Liberian Immigrants in Rhode Island:
The Trauma, the Bliss, and the Dilemma
P. Khalil Saucier, Ph.D.
Rhode Island College
Department of Sociology
This paper explores the history of
Liberian migrants in the US,
and traces its genesis specifically, to the strife between the
Americo-Liberians and the various indigenous groups. Exploring the enduring effects of the
historical origin of the Republic of Liberia, it argues that ethnic intolerance is largely
responsible for the dislocation of the Liberian state and consequently the
migration of at least 15,000 of its citizens to the US, and many more to other West
African states. This paper locates Rhode Island as the hub of Liberian presence in the US and explicates
the basis of their concentration in that region. It recognizes the complexity of the dilemma that
Liberian migrants face in the US,
and silhouettes this against the backdrop of poverty and insecurity of lives
and property in Liberia.
The election of 2005 notwithstanding, it
is not yet Uhuru for majority of
Liberians. The Liberian migrants, this paper observes, seem undecided about returning to a country still smarting from the
trauma of the civil war, and at the same time are not content with remaining in
the US where threats to their Temporary Protected Status (TPS) have become
persistent and ominous. It identifies
the factors which could serve as basis for Liberians’ return to their homelands,
as kinship and communality; guaranteed security, nationalism and nationhood. It concludes that any attempt by the U.S.
to deport Liberians would have devastating effects on the already traumatized
State of Liberia. It would also have an
impact on the possibility that other host nations could turn out Liberian
KEYWORDS: Liberians, temporary protected status (tps),
immigrant networks, Rhode Island.
Freed American slaves established Liberia, the small
West African country, as a modern nation in 1847, in a coastal territory in the
land of the Kpelle, Bassa, Gio, Kru and Vai peoples. In 1872, the Americo-Liberians declared their
colony a free republic, and they adopted a system modeled upon the constitution
of the United States.
However, they replicated the same
injustices as they had suffered in America against the indigenous
population. Although the U.S. did not recognize independent Liberia until after the Civil War, after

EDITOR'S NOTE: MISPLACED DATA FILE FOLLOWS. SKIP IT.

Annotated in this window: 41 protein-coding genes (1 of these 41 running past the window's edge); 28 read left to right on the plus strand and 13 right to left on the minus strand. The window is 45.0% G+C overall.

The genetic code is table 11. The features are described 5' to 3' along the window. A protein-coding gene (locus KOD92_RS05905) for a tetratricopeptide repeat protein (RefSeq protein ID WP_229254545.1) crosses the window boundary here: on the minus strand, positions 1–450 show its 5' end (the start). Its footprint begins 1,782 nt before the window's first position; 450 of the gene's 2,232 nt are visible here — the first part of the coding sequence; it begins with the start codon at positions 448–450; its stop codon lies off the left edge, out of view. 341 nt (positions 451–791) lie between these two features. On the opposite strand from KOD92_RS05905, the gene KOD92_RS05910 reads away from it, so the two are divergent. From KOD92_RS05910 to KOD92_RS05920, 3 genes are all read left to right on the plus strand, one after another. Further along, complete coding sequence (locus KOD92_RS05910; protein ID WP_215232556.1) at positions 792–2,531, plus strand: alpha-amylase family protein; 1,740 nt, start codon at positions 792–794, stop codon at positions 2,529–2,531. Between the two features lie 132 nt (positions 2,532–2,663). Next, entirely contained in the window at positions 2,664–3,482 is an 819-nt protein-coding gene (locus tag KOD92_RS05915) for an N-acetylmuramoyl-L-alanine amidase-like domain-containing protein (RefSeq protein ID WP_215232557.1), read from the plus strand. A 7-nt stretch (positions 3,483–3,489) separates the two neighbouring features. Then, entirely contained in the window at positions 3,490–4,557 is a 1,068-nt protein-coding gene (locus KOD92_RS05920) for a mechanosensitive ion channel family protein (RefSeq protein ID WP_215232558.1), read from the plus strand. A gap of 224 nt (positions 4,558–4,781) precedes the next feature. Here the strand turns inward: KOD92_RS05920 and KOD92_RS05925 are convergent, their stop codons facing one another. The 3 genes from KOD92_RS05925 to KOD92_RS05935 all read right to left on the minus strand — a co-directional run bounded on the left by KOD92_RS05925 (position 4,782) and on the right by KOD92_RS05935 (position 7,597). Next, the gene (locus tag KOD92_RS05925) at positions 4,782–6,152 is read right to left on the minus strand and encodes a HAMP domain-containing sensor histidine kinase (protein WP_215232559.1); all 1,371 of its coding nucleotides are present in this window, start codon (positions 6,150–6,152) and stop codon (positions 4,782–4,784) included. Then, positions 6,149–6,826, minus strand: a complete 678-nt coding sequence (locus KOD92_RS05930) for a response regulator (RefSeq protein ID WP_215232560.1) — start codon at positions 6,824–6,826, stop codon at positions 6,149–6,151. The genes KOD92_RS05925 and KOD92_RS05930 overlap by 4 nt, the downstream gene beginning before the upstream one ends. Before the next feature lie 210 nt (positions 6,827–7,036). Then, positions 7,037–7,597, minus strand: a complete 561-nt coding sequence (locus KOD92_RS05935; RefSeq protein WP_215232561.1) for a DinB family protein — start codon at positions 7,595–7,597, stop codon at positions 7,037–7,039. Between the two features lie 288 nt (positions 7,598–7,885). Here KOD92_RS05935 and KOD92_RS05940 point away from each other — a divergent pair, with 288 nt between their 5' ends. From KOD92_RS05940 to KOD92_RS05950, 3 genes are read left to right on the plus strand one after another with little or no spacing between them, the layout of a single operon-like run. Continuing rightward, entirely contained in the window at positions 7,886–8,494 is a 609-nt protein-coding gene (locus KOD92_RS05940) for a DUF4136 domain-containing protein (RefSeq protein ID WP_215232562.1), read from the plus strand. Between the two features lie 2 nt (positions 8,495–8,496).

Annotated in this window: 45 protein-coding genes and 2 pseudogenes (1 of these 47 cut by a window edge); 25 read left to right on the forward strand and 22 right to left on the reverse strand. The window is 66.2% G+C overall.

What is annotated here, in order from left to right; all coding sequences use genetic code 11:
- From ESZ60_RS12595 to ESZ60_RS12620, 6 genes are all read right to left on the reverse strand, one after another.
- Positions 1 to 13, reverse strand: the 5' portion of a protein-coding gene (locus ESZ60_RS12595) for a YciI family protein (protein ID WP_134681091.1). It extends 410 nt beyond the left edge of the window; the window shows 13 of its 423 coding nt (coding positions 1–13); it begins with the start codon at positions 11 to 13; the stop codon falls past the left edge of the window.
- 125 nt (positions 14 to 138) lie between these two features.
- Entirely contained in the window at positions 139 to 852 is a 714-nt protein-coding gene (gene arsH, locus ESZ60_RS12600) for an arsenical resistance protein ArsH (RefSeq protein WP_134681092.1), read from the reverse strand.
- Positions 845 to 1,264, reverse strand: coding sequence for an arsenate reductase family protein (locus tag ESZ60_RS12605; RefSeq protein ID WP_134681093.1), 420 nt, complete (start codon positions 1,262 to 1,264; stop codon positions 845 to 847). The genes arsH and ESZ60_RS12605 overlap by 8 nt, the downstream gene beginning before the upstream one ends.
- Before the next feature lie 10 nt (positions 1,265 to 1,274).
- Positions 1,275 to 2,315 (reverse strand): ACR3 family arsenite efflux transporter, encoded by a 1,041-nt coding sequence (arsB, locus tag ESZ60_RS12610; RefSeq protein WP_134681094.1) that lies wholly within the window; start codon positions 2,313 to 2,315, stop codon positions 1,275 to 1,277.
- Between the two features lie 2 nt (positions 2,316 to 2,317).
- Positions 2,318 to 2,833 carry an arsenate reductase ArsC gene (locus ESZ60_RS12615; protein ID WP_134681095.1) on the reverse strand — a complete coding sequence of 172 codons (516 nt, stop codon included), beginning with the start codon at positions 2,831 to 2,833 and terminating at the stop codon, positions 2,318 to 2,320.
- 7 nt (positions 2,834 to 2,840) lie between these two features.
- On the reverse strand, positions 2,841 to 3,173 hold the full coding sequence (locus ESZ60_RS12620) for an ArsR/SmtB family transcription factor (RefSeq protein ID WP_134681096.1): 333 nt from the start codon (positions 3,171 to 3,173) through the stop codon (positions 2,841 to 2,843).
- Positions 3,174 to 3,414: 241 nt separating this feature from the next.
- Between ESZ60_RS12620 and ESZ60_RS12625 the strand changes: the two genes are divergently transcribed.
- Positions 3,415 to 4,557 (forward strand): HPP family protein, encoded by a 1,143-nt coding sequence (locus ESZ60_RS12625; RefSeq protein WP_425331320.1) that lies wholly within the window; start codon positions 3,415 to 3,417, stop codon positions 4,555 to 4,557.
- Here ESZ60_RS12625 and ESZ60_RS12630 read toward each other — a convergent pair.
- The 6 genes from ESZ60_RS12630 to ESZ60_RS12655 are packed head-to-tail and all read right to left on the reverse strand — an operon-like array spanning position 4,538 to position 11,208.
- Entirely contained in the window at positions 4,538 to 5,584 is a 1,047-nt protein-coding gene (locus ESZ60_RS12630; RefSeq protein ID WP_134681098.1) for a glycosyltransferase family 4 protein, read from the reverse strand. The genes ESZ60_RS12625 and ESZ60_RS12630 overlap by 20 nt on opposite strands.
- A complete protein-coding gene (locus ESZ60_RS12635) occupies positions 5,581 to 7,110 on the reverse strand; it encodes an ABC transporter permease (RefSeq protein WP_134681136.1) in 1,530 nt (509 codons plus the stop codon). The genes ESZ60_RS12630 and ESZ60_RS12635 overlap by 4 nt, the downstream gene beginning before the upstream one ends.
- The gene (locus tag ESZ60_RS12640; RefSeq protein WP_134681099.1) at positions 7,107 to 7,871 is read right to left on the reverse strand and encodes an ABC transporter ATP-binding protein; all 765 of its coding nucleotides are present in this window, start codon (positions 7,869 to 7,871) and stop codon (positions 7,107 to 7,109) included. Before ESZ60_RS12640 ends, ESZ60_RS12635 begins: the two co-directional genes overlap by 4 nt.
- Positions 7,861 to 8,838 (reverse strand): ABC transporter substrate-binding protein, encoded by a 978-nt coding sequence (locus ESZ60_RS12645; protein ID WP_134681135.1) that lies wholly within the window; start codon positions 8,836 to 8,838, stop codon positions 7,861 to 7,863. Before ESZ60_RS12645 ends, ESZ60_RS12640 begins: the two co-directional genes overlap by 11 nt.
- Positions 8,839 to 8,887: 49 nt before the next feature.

recognition in 1862 under the Lincoln
administration, the United States
soon became Liberia’s
leading trading partner and major aid donor. Although there was mutual resentment between
the Americo-Liberians, who make up only 5 percent of the population, and the
indigenous peoples of the country, Liberia remained independent and
stable for well over 100 years until the dissension between the Americo-Liberians,
and indigenous peoples culminated in a coup.
In the period
leading to the 1980 coup, economic conditions deteriorated in the 1970s, and
the Liberian population suffered from high unemployment and steadily rising
inflation. Liberian commodity exports
declined drastically, while the cost of imported energy rose. Liberia was barely able to maintain
a positive growth rate in this period. Open
opposition to the political establishment escalated, fuelled by the economic problems.
Liberians in the Diaspora were not immune
from the crisis. Organizations of
Liberians abroad, including student groups engaged in various kinds of activism
that protested conditions at home, while suggesting solutions that were hardly
heeded by the parties to the conflict at home.
Back in Liberia,
demonstrations broke out, initially to protest the high cost of food. As conditions became more dangerous, many
Liberians began to flee, becoming internally and externally displaced. Finally, in 1980 Sergeant Samuel Doe (a
member of the Krahn ethnic group) led a successful coup against President
William Tolbert (an Americo-Liberian).
optimistic. They expected substantive
changes for the better. However,
Sergeant Doe became dictatorial, mistreating non-Krahn indigenous ethnic groups,
including the Gio and Mano. In December
of 1989, Liberia
was plunged into a civil war when a small group of dissidents led by Charles
Taylor (an Americo-Liberian) began to campaign to overthrow Doe. Eventually, Liberia was engulfed in full-scale
ethnic and armed conflict, with Doe’s Krahns fighting different warring groups,
including Charles Taylor’s NPFL (National Patriotic Front of Liberia) rebels,
Prince Yormie Johnson’s Independent National Patriotic Front, fighting
Roosevelt Johnson’s United Liberation Movement (ULIMO-J), and Alhaji Kromah’s
United Liberation Movement (ULIMO-K).
The conflict raged on for seven years causing well over 150,000 deaths. Over one-half of the population was
displaced. Approximately one-third of
the Liberian population fled to neighboring countries including the Ivory Coast, Guinea,
and Sierra Leone. Others took refuge in nearby West African
countries like Ghana, Nigeria, Guinea-Bissau,
and the Gambia. Many also fled to Europe, but a large
percentage fled to the United States
and specifically to the state of Rhode
they continue to increase in number, Africans constitute a small proportion of
the immigrant population in the United
States. Especially, in the last two decades, the
number of Africans in the U.S.
has increased to the degree that at present, they constitute a significant
component of the cultural and ethnic fabric of the United States. This is noticeable, especially in major
metropolitan areas like Providence, Boston, New York, Newark, Chicago, Los Angeles, and Minneapolis. Therefore, African migrants deserve to be